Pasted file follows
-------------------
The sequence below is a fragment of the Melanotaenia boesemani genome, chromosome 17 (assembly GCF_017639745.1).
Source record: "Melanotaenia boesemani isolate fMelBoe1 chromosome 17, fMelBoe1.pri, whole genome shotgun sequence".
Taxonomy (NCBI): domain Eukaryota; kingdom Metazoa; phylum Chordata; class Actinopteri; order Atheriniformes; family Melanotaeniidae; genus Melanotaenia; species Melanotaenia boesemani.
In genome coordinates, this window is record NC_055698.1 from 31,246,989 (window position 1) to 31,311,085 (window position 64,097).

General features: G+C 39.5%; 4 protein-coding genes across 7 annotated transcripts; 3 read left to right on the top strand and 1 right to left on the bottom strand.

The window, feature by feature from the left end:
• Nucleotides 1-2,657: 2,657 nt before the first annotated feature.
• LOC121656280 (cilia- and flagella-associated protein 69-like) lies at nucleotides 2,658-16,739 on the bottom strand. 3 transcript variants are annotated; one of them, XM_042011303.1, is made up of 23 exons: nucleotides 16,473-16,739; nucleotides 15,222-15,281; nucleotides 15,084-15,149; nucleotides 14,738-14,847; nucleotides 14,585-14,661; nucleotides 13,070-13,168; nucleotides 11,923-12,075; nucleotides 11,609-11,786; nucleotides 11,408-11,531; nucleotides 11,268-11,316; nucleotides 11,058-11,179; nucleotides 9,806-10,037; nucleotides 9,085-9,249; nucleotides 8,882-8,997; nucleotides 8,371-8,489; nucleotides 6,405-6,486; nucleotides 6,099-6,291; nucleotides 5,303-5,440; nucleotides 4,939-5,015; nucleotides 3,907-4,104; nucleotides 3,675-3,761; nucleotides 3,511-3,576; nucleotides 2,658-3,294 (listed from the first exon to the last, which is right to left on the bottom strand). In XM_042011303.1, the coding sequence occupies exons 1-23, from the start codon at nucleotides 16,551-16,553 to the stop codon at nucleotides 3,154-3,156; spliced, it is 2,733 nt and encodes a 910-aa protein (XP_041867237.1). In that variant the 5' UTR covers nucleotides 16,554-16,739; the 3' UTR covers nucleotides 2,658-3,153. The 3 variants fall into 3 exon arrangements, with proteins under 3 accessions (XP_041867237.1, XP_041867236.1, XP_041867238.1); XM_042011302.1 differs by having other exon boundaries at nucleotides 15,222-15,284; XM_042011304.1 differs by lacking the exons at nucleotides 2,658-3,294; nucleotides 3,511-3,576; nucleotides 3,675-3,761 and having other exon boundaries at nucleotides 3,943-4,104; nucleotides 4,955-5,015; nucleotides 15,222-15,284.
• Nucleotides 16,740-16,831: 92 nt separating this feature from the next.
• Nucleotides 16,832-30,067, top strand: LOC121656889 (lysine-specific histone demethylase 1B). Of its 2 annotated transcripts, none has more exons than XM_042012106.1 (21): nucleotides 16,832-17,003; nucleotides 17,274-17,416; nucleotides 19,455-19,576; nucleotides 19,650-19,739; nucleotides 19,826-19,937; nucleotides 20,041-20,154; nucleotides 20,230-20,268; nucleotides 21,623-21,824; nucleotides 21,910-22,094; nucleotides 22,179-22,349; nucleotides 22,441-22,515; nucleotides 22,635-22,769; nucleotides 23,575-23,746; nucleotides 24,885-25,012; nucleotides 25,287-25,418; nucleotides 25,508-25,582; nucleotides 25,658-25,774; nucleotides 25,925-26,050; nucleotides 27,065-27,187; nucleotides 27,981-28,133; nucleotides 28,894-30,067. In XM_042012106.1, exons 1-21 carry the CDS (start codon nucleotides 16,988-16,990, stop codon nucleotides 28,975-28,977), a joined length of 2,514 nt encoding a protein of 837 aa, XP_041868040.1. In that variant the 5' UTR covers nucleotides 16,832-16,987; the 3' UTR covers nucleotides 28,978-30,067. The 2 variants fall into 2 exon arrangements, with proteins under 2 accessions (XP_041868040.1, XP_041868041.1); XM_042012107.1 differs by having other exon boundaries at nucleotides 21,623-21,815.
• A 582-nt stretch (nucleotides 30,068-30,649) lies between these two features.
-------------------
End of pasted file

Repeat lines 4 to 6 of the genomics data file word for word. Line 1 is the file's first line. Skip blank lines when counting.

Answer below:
In genome coordinates, this window is record NC_055698.1 from 31,246,989 (window position 1) to 31,311,085 (window position 64,097).

General features: G+C 39.5%; 4 protein-coding genes across 7 annotated transcripts; 3 read left to right on the top strand and 1 right to left on the bottom strand.

The window, feature by feature from the left end: